Four of the Cumbrae ships were blown ashore and joined with reinforcements to fight the Battle of Largs in a howling gale. Norse Sagas say there were 500 mounted knights in the Scots army and many foot soldiers. The Vikings retreated to their ships and rejoined the fleet.

      On the following day, 3 Oct, the Vikings collected their dead, the Scots having left the battlefield. The stranded ships were later burned.

      Hakon had delayed too long in the Orkneys and in Skye, and Alexnader III put off engaging battle until the October storms broke and did most of the work for him. Hakon's fleet, the largest host ever to have left Norway, was destroyed off Largs, with little loss on the Scottish side. Hakon died at Kirkwall, Orkney, on his way home.

      The Hebrides submitted to Scottish rule and Alexander III's daughter, Margaret, went to Norway as the bride of the new King, Eric. Alexander captured the Isle of Man for the Scots without a fight, then took Islay.

      Norway sued for peace and the Treaty of Perth was signed in 1266, with the Vikings holding on to Orkney and Shetland.

      Alexander's wife was Margaret, the daughter of Henry III, King of England. Margaret died in 1275 and Alexander remarried in 1285. The following year when his young wife was staying at Kinghorn, Alexander made a night journey from south of the Forth to see her.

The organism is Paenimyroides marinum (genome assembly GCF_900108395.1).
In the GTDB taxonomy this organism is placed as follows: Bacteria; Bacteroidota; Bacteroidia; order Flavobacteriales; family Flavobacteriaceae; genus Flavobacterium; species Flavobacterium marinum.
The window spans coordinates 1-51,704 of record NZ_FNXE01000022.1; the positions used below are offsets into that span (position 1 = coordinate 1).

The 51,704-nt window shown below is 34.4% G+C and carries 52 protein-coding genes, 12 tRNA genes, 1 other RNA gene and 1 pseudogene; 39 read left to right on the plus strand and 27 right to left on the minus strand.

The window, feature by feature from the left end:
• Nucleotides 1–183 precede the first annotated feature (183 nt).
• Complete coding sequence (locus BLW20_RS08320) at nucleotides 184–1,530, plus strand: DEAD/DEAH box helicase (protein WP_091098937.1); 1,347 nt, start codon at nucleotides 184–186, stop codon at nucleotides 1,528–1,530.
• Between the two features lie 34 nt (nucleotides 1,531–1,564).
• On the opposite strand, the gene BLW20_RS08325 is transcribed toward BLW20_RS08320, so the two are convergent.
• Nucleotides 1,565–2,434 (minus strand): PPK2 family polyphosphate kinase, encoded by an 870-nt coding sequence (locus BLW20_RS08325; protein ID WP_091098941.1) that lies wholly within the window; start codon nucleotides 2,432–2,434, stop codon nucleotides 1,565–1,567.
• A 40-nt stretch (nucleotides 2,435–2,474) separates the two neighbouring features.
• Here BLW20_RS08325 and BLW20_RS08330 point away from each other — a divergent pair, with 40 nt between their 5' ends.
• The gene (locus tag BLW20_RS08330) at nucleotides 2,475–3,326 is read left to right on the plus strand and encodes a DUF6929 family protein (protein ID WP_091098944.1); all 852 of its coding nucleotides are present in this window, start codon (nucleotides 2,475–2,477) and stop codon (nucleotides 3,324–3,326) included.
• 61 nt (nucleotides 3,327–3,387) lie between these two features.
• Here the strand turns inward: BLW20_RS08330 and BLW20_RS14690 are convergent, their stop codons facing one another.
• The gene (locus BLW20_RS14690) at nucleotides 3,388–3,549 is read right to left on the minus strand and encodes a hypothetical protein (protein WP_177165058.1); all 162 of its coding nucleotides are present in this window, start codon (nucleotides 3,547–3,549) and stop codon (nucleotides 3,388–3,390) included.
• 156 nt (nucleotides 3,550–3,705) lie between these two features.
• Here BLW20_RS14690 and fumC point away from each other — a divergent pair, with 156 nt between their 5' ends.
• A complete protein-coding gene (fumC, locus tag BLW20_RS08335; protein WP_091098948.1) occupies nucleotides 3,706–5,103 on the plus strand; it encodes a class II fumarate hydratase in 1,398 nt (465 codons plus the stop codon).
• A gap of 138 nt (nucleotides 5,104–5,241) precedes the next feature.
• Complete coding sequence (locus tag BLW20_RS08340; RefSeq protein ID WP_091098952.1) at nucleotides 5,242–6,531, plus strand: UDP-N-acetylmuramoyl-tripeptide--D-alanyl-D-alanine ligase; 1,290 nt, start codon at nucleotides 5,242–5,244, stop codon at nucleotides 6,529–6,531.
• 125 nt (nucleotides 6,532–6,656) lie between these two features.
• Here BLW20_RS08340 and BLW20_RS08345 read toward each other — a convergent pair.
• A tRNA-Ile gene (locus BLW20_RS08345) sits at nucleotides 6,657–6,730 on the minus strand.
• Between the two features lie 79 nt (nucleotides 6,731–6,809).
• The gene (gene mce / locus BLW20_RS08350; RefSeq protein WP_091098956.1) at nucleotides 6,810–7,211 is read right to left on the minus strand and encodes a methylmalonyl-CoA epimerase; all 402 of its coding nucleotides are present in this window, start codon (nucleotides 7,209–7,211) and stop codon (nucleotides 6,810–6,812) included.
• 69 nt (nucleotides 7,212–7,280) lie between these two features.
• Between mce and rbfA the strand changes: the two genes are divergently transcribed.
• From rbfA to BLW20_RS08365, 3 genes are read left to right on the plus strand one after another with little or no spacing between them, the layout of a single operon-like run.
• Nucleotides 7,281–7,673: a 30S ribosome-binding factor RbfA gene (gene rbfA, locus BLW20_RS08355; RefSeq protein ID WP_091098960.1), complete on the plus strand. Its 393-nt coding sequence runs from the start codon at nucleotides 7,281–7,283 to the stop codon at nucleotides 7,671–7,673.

It was a day of torrential rain and storm. At the "Queen's ferry" on the south side of the Firth, boatmen tried to dissuade the king from the crossing. But he insisted. On the north side of the Firth, Alexander mounted a fresh horse for the coastal ride towards the port of Kinghorn from where he would turn inland. As he approached Kinghorn at a gallop along the cliff top, the ground, saturated by the heavy rain gave way under the horse's hooves and the great King and his mount went over the cliffs of the Forth and were killed.

      Ref: "The Story of Scotland" by Janet R. Glover - p. 60
      "Edward II" by H.F. Hutchison - p. 21
      "The Highlander" - Nov/Dec 86 - p. 64, 66
      "The Highlander" - May/Jun 89 - p. 22

      Ref: "The Highlander" - Sep/Oct 1993 - p. 24

      The last native lord of Galloway, Alan, died in 1234. After Alan's death, the illegitimate son of his deceased brother tried with the help of Irish and Scottish Galloglaigh (professional Gaelic warriors) to keep control of the province, but eventually his efforts failed. Alexander II of Scotland and his successor, Alexander III, brought Galloway under greater Crown control by hand-picking key administrative officials, but Galloway retained its own Gaelic laws until 1426.

      Compiled and edited by Allen Alger, Alger Family Historian - e-mail: alger@alum.mit.edu

  • Sources 
    1. [S13] Alger files - Web site print-outs, http://www.magicdragon.com/Wallace/kings.html - 16 Sep 2004 (Reliability: 3).

    2. [S302] Alger files - Kelsch, Rosalia E. A., Rosalia E. A. Kelsch, Family group record for Henry III, King of England and Eleanor, Queen of England - undated (Reliability: 3).

    3. [S304] Descendants of William the Conqueror, Freer, Alan, A.C.I.B., (http://www.william1.co.uk/w1.html : 2008), accessed 15 Feb 2017), p. 2 (Reliability: 3).